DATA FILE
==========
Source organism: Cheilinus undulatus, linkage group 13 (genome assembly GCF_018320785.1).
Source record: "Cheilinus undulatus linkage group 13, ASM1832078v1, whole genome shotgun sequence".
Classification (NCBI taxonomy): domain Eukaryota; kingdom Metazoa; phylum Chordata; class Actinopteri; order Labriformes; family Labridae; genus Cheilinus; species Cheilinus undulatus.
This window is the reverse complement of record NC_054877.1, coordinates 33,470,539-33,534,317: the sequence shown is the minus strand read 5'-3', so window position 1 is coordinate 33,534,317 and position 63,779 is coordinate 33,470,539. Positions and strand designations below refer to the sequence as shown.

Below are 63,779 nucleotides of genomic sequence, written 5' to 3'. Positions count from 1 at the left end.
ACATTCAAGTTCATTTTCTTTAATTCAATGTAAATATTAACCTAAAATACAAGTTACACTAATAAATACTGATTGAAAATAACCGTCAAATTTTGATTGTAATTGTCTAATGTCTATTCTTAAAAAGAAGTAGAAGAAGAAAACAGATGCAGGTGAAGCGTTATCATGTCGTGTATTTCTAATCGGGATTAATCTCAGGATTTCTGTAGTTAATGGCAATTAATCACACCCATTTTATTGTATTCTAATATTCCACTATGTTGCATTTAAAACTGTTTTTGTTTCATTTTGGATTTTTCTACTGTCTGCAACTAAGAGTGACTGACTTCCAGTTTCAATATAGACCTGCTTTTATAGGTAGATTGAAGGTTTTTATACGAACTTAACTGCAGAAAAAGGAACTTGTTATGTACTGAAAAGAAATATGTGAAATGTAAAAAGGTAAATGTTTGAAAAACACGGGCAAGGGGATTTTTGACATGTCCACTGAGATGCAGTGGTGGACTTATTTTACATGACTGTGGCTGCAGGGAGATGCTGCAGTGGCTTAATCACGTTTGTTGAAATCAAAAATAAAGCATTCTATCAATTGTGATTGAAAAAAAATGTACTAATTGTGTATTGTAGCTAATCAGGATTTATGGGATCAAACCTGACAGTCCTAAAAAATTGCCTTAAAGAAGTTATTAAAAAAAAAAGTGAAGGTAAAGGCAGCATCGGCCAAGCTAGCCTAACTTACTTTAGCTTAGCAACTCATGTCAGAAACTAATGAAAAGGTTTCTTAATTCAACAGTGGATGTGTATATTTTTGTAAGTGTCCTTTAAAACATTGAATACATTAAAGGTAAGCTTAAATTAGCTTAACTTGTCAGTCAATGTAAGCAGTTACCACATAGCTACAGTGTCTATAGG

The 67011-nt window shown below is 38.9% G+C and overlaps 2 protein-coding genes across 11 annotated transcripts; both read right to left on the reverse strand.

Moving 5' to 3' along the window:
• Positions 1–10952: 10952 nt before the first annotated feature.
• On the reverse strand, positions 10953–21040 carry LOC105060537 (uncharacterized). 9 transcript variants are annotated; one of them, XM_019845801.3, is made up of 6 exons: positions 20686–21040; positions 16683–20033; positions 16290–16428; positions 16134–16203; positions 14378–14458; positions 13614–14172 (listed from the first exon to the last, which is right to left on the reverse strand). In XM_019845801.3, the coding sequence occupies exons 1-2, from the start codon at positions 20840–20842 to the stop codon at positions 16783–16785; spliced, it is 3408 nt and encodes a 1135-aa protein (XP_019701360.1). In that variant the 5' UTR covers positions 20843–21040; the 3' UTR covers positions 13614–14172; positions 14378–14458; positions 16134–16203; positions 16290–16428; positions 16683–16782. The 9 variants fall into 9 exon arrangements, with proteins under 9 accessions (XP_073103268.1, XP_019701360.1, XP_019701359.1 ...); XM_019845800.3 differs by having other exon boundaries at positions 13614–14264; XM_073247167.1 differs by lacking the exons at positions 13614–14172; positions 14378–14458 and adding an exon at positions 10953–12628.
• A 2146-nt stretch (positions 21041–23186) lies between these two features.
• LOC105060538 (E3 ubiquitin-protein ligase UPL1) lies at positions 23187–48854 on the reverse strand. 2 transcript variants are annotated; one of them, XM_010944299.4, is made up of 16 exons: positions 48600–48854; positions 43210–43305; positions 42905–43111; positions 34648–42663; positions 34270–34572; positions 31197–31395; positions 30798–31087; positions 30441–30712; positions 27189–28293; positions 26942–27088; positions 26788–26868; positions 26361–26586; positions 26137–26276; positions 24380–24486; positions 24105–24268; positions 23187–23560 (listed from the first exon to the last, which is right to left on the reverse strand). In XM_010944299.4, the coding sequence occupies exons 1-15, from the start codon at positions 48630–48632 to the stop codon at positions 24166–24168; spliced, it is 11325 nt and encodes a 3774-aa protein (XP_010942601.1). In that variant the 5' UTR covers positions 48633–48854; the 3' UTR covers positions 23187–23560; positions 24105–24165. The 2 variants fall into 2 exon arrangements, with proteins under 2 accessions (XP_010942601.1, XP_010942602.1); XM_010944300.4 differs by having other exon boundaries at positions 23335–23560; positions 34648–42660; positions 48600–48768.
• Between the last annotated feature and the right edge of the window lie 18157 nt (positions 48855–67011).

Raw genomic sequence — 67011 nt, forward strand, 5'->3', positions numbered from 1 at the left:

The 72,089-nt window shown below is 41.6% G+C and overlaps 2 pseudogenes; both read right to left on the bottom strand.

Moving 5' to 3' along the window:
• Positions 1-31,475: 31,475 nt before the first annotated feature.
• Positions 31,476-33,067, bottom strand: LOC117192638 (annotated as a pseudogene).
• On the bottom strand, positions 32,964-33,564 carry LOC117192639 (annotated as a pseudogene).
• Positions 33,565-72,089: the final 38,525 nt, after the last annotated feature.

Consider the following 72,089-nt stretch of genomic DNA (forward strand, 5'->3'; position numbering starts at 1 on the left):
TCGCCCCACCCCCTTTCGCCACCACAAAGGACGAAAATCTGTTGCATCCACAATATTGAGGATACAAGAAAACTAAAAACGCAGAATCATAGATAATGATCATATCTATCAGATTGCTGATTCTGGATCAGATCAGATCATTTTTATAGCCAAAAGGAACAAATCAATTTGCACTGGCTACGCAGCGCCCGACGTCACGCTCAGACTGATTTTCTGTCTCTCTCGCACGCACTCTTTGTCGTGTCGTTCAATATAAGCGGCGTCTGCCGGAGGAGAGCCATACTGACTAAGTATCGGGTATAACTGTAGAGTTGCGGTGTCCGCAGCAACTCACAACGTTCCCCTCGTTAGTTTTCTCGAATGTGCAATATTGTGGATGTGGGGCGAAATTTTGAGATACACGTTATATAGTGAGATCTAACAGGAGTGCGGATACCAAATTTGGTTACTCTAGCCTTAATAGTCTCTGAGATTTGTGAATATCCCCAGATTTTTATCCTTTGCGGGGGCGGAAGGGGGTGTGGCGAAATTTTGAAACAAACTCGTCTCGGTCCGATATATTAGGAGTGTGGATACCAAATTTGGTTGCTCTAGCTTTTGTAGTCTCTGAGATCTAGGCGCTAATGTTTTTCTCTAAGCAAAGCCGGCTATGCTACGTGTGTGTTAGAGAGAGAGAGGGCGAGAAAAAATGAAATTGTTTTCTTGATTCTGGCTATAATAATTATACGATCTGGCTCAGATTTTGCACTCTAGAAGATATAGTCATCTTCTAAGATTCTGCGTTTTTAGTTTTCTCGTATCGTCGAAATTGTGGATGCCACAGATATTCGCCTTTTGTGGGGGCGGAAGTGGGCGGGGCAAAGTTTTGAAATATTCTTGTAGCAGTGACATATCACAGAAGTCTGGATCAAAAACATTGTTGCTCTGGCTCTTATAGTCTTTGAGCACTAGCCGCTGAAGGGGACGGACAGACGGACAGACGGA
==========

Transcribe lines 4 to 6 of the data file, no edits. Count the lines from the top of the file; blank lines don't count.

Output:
This window is the reverse complement of record NC_054877.1, coordinates 33,470,539-33,534,317: the sequence shown is the minus strand read 5'-3', so window position 1 is coordinate 33,534,317 and position 63,779 is coordinate 33,470,539. Positions and strand designations below refer to the sequence as shown.

Below are 63,779 nucleotides of genomic sequence, written 5' to 3'. Positions count from 1 at the left end.
ACATTCAAGTTCATTTTCTTTAATTCAATGTAAATATTAACCTAAAATACAAGTTACACTAATAAATACTGATTGAAAATAACCGTCAAATTTTGATTGTAATTGTCTAATGTCTATTCTTAAAAAGAAGTAGAAGAAGAAAACAGATGCAGGTGAAGCGTTATCATGTCGTGTATTTCTAATCGGGATTAATCTCAGGATTTCTGTAGTTAATGGCAATTAATCACACCCATTTTATTGTATTCTAATATTCCACTATGTTGCATTTAAAACTGTTTTTGTTTCATTTTGGATTTTTCTACTGTCTGCAACTAAGAGTGACTGACTTCCAGTTTCAATATAGACCTGCTTTTATAGGTAGATTGAAGGTTTTTATACGAACTTAACTGCAGAAAAAGGAACTTGTTATGTACTGAAAAGAAATATGTGAAATGTAAAAAGGTAAATGTTTGAAAAACACGGGCAAGGGGATTTTTGACATGTCCACTGAGATGCAGTGGTGGACTTATTTTACATGACTGTGGCTGCAGGGAGATGCTGCAGTGGCTTAATCACGTTTGTTGAAATCAAAAATAAAGCATTCTATCAATTGTGATTGAAAAAAAATGTACTAATTGTGTATTGTAGCTAATCAGGATTTATGGGATCAAACCTGACAGTCCTAAAAAATTGCCTTAAAGAAGTTATTAAAAAAAAAAGTGAAGGTAAAGGCAGCATCGGCCAAGCTAGCCTAACTTACTTTAGCTTAGCAACTCATGTCAGAAACTAATGAAAAGGTTTCTTAATTCAACAGTGGATGTGTATATTTTTGTAAGTGTCCTTTAAAACATTGAATACATTAAAGGTAAGCTTAAATTAGCTTAACTTGTCAGTCAATGTAAGCAGTTACCACATAGCTACAGTGTCTATAGG